Child Death Review Report : Scottish Government Child Death Review Working Group
A report by a Scottish Government short-life working group which explored current practice in Scotland and considered whether Scotland should introduce a national collaborative multi-agency system for reviewing the circumstances surrounding the death of a child.
Appendix 6: Child Death Overview Panels (CDOP) in England
Overview of "Working Together to Safeguard Children: A guide to inter-agency working to safeguard and promote the welfare of children, March 2013" 16.
1. CDOPs became a statutory function in April 2008 because of Section 13 of the Children Act 2004 in England required each local authority to establish a Local Safeguarding Children Board (LSCB) for their area. The Act specified the organisations and individuals which should be represented on LSCBs. A LSCB is responsible for developing, monitoring and reviewing child protection policy and procedures, practice issues and making sure training is available to everyone working with children. This includes ensuring that a review of each death of a child normally resident in the LSCB's area is undertaken by a Child Death Overview Panel (CDOP).
2. The objective of the child death review process is not to allocate blame, but to learn lessons and therefore help to prevent further such child deaths (if the death contained preventable factors). The responsibility for determining the cause of death rests with the coroner or the doctor who signs the medical certificate of the cause of death. It is not the responsibility of the CDOP.
3. The LSCB is responsible for ensuring that a review of each death of a child normally resident in the LSCB's area is undertaken by a CDOP. This remains the case if a child has been in contact with organisations from more than one LSCB area prior to their death (although these other organisations should cooperate in undertaking the review). For looked after children, the LSCB of the Local Authority looking after the child will take the lead for conducting the child death review. The LSCB should also ensure they use other avenues such as the media to find out when a child normally resident in their area dies abroad.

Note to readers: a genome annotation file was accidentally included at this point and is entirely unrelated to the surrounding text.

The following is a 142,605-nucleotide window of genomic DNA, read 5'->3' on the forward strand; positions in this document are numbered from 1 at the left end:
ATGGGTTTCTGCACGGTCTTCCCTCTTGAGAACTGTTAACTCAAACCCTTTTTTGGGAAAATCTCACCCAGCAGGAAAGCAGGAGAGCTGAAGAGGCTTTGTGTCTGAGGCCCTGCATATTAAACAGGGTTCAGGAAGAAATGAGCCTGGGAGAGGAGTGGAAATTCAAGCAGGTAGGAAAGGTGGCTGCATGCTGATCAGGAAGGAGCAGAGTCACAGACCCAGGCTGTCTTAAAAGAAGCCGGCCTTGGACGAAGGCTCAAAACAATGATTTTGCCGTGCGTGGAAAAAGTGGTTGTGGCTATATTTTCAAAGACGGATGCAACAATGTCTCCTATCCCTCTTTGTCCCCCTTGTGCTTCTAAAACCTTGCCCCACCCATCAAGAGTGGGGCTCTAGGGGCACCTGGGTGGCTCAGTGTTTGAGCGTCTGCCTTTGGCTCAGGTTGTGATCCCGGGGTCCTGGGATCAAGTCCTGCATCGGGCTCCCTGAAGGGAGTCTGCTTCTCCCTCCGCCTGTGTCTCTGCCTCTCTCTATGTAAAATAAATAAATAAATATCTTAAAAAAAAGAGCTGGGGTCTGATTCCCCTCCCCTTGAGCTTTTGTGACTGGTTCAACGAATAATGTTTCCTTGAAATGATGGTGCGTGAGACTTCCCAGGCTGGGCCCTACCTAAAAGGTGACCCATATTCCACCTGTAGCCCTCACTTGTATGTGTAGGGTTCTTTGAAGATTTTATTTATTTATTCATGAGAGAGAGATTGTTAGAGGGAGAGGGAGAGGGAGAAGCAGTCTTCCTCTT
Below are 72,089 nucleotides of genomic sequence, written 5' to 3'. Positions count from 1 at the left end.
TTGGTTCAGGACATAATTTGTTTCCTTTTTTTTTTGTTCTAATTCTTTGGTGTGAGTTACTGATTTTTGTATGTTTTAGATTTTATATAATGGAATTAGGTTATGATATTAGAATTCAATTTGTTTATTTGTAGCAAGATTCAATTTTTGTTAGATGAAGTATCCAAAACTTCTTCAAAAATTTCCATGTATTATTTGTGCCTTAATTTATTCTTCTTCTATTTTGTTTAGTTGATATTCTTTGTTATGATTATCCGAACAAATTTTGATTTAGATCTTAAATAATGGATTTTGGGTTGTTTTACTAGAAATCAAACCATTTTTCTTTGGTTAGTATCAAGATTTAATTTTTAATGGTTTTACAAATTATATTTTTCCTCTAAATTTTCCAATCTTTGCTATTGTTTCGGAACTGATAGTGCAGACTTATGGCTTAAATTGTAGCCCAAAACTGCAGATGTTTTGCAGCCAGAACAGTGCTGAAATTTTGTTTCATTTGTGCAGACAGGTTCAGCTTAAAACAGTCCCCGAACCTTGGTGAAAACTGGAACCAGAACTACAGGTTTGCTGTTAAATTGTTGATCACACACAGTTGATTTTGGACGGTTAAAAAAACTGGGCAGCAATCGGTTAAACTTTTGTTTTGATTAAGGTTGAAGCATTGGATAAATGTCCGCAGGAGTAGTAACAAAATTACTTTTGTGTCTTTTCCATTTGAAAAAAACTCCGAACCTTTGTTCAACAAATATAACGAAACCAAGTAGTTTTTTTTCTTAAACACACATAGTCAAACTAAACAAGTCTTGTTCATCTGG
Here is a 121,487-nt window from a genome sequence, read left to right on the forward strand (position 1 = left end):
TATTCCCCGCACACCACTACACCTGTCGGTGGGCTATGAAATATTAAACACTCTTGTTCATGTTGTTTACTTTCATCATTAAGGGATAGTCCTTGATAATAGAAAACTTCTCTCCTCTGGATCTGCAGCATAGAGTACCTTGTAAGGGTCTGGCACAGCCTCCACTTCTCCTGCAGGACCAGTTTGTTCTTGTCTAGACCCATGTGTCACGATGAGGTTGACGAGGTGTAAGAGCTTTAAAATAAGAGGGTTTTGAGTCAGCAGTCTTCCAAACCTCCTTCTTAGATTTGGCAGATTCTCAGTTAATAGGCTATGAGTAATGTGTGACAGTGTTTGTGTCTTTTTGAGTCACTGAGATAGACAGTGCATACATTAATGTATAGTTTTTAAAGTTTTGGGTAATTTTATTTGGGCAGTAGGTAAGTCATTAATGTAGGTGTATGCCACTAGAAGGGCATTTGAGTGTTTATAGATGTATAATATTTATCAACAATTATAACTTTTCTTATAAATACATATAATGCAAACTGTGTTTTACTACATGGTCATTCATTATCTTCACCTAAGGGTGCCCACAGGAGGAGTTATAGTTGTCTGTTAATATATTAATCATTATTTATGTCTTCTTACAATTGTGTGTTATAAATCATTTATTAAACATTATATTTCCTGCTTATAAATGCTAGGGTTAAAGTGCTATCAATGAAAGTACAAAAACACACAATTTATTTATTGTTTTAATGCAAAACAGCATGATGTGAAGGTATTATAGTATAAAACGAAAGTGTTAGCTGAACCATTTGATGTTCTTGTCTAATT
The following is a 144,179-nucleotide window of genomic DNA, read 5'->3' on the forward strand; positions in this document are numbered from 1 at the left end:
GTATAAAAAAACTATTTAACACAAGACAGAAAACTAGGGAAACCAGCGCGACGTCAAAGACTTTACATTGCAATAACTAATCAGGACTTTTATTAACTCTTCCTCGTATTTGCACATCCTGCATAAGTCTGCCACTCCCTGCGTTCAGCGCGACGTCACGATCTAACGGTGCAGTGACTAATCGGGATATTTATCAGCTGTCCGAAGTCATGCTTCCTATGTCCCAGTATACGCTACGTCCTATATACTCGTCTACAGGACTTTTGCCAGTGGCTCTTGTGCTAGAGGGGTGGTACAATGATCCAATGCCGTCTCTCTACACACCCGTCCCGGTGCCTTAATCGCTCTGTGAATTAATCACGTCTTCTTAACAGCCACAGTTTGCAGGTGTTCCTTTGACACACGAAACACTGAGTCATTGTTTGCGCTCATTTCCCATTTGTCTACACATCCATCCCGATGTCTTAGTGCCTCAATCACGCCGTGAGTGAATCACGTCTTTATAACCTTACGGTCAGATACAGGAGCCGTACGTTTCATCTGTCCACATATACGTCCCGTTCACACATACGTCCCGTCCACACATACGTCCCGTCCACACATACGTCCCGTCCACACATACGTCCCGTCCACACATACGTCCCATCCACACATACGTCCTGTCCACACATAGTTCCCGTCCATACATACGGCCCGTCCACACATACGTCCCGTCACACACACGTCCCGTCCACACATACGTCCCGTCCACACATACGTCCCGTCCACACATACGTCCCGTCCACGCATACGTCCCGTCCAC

4. The CDOP fixed core membership will be made up of those from the organisations represented on the LSCB. There is flexibility to co-opt other professionals for certain types of death when relevant. There should be a Public Health and Child Health professional on the CDOP and the chair should be the LSCB Chair's representative. The chair should not be involved directly in providing services to children and families in the area.
5. One or more LSCBs can choose to share a CDOP. CDOPs responsible for reviewing deaths from larger populations are better able to identify significant recurrent contributory factors.
6. The functions of the CDOP include:
- "reviewing all child deaths up to the age of 18, excluding those babies who are stillborn and planned terminations of pregnancy carried out within the law;
- collecting and collating information on each child and seeking relevant information from professionals and, where appropriate, family members;
- discussing each child's case, and providing relevant information or any specific actions related to individual families to those professionals who are involved directly with the family so that they, in turn, can convey this information in a sensitive manner to the family;
- determining whether the death was deemed preventable, that is, those deaths in which modifiable factors may have contributed to the death and decide what, if any, actions could be taken to prevent future such deaths;
- making recommendations to the LSCB or other relevant bodies promptly so that action can be taken to prevent future such deaths where possible;
- identifying patterns or trends in local data and reporting these to the LSCB;
- where a suspicion arises that neglect or abuse may have been a factor in the child's death, referring a case back to the LSCB Chair for consideration of whether a Serious Case Review is required;
- agreeing local procedures for responding to unexpected deaths of children; and cooperating with regional and national initiatives - for example, with the National Clinical Outcome Review Programme - to identify lessons on the prevention of child deaths."16
Email: Mary Sloan
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